Seung Min Kim
March 9, 2014
Nancy Pelosi is harnessing the same level of energy to push immigration reform that she brought to her biggest legislative achievement when she ran the House: the health care overhaul.
The California Democrat does not wield the speaker’s gavel anymore, but she’s hitting the road to bring attention to immigration, which she calls her top legislative priority. In recent weeks, she’s pitched an overhaul to audiences from Miami to Los Angeles to Laredo, Texas.
The Pelosi immigration road show is unfolding as the issue remains on the back burner in the Republican-controlled House.
Democrats on and off Capitol Hill are frustrated that legislation has stalled and divided over the best way forward. But in an interview this week from her Capitol office, Pelosi said Democrats need to stay focused on a policy goal that she sees as more important than regaining control of the House.
“It’s the biggest thing that we can do, and that’s why I’ve said to the speaker, to the press, to these groups, I would rather pass [a] comprehensive immigration reform bill than win the elections in November,” Pelosi said during the 30-minute interview. “There’s nothing we could accomplish in winning that would be as big as passing immigration reform.”
Immigration reform is also an issue that energizes key Democratic constituencies that could help the party turn out its base in a difficult midterm year.
But the political dynamics in Pelosi’s own party can be complicated. In recent weeks, immigration reform advocates have leveled increasing pressure on President Barack Obama to do more to stem the rising number of deportations under his administration.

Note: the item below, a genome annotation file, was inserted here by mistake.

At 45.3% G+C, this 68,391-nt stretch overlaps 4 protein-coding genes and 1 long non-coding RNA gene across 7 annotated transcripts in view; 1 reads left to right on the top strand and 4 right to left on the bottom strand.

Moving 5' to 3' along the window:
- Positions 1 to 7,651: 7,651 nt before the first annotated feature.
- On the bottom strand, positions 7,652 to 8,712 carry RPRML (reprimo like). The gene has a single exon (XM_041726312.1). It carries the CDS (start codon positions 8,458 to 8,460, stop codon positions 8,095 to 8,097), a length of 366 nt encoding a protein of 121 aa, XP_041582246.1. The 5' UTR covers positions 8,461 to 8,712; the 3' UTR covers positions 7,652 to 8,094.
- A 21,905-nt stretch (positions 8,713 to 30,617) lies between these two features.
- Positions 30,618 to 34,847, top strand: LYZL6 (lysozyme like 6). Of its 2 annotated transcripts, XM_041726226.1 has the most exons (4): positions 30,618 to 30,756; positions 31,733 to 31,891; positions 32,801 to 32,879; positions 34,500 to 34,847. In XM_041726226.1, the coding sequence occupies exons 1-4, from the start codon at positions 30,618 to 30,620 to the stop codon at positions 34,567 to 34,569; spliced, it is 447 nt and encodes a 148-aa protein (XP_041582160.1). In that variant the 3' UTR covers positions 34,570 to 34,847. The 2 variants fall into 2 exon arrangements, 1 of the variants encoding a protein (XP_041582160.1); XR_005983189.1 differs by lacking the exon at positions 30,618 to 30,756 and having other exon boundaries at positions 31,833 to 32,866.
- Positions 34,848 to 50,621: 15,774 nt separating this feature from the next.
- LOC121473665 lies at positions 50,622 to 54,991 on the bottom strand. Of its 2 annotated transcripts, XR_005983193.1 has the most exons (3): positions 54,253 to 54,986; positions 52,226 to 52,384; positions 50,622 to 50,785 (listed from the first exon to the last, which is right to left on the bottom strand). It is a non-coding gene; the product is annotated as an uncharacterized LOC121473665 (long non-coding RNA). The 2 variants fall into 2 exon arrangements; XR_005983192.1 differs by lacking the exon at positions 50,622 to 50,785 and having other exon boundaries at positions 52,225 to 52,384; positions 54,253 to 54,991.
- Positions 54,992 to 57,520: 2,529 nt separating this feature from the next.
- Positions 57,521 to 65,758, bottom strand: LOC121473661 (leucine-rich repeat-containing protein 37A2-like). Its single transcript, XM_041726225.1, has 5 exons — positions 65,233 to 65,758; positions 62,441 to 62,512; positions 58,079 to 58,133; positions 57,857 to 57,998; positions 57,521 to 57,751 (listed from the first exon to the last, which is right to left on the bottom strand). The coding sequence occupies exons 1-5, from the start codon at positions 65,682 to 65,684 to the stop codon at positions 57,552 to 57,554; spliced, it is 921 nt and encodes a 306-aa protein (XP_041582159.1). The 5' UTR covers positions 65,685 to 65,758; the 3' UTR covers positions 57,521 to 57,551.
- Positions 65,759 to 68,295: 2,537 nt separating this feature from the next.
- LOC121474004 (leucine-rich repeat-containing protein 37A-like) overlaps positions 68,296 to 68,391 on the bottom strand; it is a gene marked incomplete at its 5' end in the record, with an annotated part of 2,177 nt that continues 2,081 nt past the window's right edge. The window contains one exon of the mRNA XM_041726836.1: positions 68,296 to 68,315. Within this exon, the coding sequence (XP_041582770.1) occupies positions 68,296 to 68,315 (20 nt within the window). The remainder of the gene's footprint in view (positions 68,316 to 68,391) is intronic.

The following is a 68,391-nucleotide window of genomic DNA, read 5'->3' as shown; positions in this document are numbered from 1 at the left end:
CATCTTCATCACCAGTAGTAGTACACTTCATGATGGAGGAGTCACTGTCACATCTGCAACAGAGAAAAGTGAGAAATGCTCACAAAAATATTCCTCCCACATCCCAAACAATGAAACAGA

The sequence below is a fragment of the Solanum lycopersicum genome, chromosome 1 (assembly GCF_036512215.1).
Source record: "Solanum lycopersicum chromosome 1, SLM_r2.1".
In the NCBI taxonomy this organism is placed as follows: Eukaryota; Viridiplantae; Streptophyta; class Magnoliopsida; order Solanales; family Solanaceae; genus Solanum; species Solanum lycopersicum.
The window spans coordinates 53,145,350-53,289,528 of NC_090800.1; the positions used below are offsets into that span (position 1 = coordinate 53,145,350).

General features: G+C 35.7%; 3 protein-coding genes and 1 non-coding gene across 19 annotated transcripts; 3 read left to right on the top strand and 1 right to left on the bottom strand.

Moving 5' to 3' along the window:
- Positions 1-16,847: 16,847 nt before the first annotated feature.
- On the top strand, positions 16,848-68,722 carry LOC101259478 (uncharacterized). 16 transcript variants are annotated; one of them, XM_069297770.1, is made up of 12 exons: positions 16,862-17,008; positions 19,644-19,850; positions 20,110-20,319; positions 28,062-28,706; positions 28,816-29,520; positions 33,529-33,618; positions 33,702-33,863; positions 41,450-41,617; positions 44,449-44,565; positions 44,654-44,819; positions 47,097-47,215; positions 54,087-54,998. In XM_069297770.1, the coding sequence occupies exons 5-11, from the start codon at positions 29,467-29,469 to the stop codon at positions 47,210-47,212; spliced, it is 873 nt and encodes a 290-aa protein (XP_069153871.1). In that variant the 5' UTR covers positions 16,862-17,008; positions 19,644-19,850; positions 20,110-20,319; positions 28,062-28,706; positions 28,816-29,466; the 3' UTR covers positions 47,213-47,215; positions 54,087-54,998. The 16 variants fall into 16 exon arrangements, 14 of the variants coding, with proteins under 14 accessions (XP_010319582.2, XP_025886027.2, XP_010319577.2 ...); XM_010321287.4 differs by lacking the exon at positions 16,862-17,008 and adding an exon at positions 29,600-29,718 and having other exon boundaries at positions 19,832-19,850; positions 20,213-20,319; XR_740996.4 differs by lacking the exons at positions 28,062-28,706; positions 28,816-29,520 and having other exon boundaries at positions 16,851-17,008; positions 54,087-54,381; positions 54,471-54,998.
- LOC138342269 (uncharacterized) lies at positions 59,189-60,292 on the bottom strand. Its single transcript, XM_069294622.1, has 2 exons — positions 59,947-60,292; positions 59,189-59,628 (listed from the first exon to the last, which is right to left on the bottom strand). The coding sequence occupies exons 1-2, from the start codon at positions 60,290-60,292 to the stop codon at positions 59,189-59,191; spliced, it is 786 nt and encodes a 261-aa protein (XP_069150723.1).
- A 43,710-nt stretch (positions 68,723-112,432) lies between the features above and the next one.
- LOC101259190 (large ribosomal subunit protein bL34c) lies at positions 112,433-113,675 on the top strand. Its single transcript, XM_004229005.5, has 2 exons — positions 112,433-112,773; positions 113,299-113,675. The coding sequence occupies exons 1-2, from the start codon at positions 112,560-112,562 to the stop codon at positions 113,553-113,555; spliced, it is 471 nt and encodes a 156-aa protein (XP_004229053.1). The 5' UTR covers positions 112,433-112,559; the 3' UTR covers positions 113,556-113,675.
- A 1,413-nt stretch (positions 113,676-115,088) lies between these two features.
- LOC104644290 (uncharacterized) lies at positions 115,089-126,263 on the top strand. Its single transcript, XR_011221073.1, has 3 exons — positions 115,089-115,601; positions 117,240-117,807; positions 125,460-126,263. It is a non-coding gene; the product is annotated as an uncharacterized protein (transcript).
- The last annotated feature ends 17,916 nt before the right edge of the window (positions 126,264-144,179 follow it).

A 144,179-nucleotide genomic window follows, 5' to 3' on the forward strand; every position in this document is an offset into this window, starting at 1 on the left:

She endorses a recommendation from the Congressional Hispanic Caucus that calls on the administration to shield immigrants here illegally from being removed from the United States if they would qualify for legalization under the Gang of Eight bill that passed the Senate last summer.
That CHC proposal, Pelosi said, “makes all the sense in the world,” adding that the notion that the administration doesn’t have some prosecutorial discretion on deportations is “ridiculous.”
“I believe that if status is the violation, then that should not be even in the scheme of things as to whether somebody would be deported or else you would be deporting 11 million people, which doesn’t make any sense,” Pelosi said. “I think that the approach that the Hispanic caucus is taking is exactly right.”
But she also argues that immigration activists shouldn’t train all of their fire on Obama, saying that lets Speaker John Boehner and other GOP leaders “off the hook” for failing to bring immigration legislation to the floor. House Republican leadership released a one-page list of principles earlier this year, but the push on immigration was later largely scuttled as the GOP said its distrust of Obama is a major impediment to an overhaul.
Boehner “puts his principles out there, we salute the principles, he takes it to his caucus, runs it up the flagpole, they not only don’t salute, they chop down the flagpole,” Pelosi said.
Republicans — even those who are open to immigration reform — say Pelosi is a key reason nothing is happening. She made her concerns known last year when it appeared the House bipartisan immigration group went beyond negotiating a bill and moved into talks about the health care law. Critics also note that Pelosi did not bring up a comprehensive overhaul when Democrats controlled the House and maintained a filibuster-proof majority in the Senate in Obama’s first term, though she did pass the Dream Act that would legalize young undocumented immigrants — a measure that was blocked in the Senate.
“One of the most important obstacles, one of the biggest obstacles, one of the most effective obstacles against immigration reform has been Nancy Pelosi,” said Rep. Mario Diaz-Balart (R-Fla.), who for several years was in the secret House immigration group that disintegrated last year.
In a recent interview, Rep. Luis Gutierrez (D-Ill.) acknowledged some “rocky” times between him and Pelosi during the House negotiations, but he said the two lawmakers “never lost respect for one another,” even during the most heated moments. Now, Gutierrez says he and the House’s top Democrat are “on the same page” on immigration.